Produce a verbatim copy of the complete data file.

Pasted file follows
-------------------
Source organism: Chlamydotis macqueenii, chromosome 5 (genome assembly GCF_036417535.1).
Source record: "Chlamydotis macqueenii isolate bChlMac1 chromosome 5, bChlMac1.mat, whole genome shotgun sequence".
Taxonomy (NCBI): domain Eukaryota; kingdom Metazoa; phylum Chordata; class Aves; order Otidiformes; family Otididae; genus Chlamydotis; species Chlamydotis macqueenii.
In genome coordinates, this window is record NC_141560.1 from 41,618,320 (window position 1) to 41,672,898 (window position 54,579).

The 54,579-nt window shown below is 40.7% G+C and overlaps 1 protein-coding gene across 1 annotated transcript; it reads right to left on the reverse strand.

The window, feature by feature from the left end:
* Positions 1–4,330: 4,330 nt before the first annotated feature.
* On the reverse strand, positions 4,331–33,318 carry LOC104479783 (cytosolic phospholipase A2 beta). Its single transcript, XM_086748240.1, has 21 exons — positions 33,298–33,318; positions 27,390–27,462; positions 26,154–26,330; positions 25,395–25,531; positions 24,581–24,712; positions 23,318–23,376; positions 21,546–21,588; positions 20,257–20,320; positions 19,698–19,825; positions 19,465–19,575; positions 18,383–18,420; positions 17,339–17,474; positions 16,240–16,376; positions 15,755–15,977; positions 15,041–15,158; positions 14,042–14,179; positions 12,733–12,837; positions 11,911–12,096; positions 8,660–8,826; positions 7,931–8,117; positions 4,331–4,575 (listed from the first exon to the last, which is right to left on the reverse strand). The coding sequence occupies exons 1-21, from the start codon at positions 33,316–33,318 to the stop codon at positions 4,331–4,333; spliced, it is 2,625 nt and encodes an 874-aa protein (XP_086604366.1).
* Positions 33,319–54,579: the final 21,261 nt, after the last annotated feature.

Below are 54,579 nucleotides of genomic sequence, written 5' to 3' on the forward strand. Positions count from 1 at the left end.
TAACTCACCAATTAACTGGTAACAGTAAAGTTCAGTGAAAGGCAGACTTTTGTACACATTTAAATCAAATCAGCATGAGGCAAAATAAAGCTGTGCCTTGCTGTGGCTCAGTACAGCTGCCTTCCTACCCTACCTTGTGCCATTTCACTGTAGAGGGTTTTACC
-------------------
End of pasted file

Source organism: Chlamydotis macqueenii, chromosome 5 (genome assembly GCF_036417535.1).
Source record: "Chlamydotis macqueenii isolate bChlMac1 chromosome 5, bChlMac1.mat, whole genome shotgun sequence".
Taxonomy (NCBI): domain Eukaryota; kingdom Metazoa; phylum Chordata; class Aves; order Otidiformes; family Otididae; genus Chlamydotis; species Chlamydotis macqueenii.
In genome coordinates, this window is record NC_141560.1 from 41,618,320 (window position 1) to 41,672,898 (window position 54,579).

The 54,579-nt window shown below is 40.7% G+C and overlaps 1 protein-coding gene across 1 annotated transcript; it reads right to left on the reverse strand.

The window, feature by feature from the left end:
* Positions 1–4,330: 4,330 nt before the first annotated feature.
* On the reverse strand, positions 4,331–33,318 carry LOC104479783 (cytosolic phospholipase A2 beta). Its single transcript, XM_086748240.1, has 21 exons — positions 33,298–33,318; positions 27,390–27,462; positions 26,154–26,330; positions 25,395–25,531; positions 24,581–24,712; positions 23,318–23,376; positions 21,546–21,588; positions 20,257–20,320; positions 19,698–19,825; positions 19,465–19,575; positions 18,383–18,420; positions 17,339–17,474; positions 16,240–16,376; positions 15,755–15,977; positions 15,041–15,158; positions 14,042–14,179; positions 12,733–12,837; positions 11,911–12,096; positions 8,660–8,826; positions 7,931–8,117; positions 4,331–4,575 (listed from the first exon to the last, which is right to left on the reverse strand). The coding sequence occupies exons 1-21, from the start codon at positions 33,316–33,318 to the stop codon at positions 4,331–4,333; spliced, it is 2,625 nt and encodes an 874-aa protein (XP_086604366.1).
* Positions 33,319–54,579: the final 21,261 nt, after the last annotated feature.

Below are 54,579 nucleotides of genomic sequence, written 5' to 3' on the forward strand. Positions count from 1 at the left end.
TAACTCACCAATTAACTGGTAACAGTAAAGTTCAGTGAAAGGCAGACTTTTGTACACATTTAAATCAAATCAGCATGAGGCAAAATAAAGCTGTGCCTTGCTGTGGCTCAGTACAGCTGCCTTCCTACCCTACCTTGTGCCATTTCACTGTAGAGGGTTTTACC